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Diwali or Deepavali Festival
 

Diwali, Dipavali, Divali or Deepawali, which is also known as 'the festival of lights', is the Indian festival that brings a series of festivals with it. One after another we get a chance to celebrate five festivals together. The people of all age groups and classes with equal zeal and enthusiasm celebrate Diwali throughout India. They put on new apparels and participate in the various activities that are related to Diwali celebrations. Diwali falls on the day of 'Amavasyaa' usually in the month of October or November.

On this day people light tiny diyas to fill their homes with bright light and create lovely designs all around their home with colorful rangoli art. Diwali is not only a festival of celebrations such as lightings, crackers, social gatherings to exchange greetings and sharing sweets with your loved ones but it is also a festival that is filled with spiritualism and religious activities such as worship of Goddess Lakshmi, worship of Lord Ganesha, worship of Mother Kali, worship of Lord Chitragupta and worship of Govardhan Parvat.

Deepavali is celebrated in West Bengal, Bihar and North Eastern states with worship of Divine Mother Kali in clay images. This is called
Kali Puja.

What is Diwali

The very name of this festival 'Deepavali' suggests the meaning of this festival. It is all about the light coming out of a tiny diya that is called 'Deep' in Hindi. Later the term 'Deepawali' became 'Divali'. Deepawali or Diwali is also known as 'the festival of lights' because on this day there is light and light everywhere. Diwali is celebrated usually in the month of October or November.

Diwali falls on the day of 'Amavasyaa' when the moon does not rise and there is darkness all around. Light, being symbol of hope and positive things, indicates the victory of good over evil. And by spreading light in every corner of our premises we try to destroy the reign of darkness on the night of diwali.

It is a tradition to light our homes and offices on diwali. People decorate their premises with diyas, electric bulbs series and other decorative electric items to make their surroundings filled with colorful light and to make it bright and beautiful. After all the ultimate beauty created by lighting all over is the main feature that makes this festival unique.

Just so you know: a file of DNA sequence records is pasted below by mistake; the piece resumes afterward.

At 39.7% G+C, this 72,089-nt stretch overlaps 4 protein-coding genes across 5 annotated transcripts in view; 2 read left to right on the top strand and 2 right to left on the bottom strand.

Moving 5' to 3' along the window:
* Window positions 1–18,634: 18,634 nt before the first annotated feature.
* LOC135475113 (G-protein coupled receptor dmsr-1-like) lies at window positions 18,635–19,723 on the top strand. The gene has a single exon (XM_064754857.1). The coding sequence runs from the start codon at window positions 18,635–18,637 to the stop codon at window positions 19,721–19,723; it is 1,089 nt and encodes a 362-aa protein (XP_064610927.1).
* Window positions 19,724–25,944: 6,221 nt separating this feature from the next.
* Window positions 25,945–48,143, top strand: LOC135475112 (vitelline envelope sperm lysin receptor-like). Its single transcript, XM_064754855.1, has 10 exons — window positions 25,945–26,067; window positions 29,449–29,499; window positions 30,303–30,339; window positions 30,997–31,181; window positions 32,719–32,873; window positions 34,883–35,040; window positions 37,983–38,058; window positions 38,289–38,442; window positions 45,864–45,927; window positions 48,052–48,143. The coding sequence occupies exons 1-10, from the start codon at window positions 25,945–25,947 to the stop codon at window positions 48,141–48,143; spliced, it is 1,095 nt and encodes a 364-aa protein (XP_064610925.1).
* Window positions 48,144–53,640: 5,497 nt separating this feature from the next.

Diwali Significance

Deepavali is the Indian festival that brings a series of festivals with it. One after another we get a chance to celebrate five festivals together. The people of all age groups and classes with equal zeal and enthusiasm celebrate Diwali throughout India. They put on new apparels and participate in the various activities that are related to Diwali celebrations.

Diwali is not only a festival of celebrations such as lightings, crackers, cleanliness, colorful rangoli making, social gatherings to exchange greetings and sharing sweets with your loved ones but it is also a festival that is filled with spiritualism and religious activities such as worship of Goddess Lakshmi, worship of Lord Ganesha, worship of Mother Kali, worship of Lord Chitragupta and worship of Govardhan Parvat. The Diwali festival is all about lots of shopping, happiness, togetherness and almost one week's holiday.

The celebration of the five-day long festival, diwali begins on Aswayuja Bahula Chaturdashi and concludes on Kartika Shudha Vijaya. The first day of this festival begins with 'Dhan Trayodashi' or 'Dhanteras'. After the Dhanvantari Trayodashi the second day of diwali is 'Narak Chaturdashi', which is popular as 'Chhoti Diwali'. The third day of diwali, which is also called 'Badi Diwali' is the main day of celebrations of the festival of diwali. People perform Lakshmi Pujan (worship of divine Goddess Lakshmi) on this day and offer prayers to Her to bless them with wealth and prosperity. The fourth day of diwali is devoted to Govardhan Pooja (worship of Lord Govardhan Parvat). The fifth day of the diwali is Bhai Dooj, the time to honour the brother-sister relationship.

The day of Dipavali has special significance for the business community as they consider this day to be the perfect time to begin their new financial year. Some people also indulge in gambling on the day of diwali because it is a believed that wife of Lord Shiva, Goddess Parvati played dice with Him on this day and therefore those, who gamble on this auspicious day, are blessed with prosperity.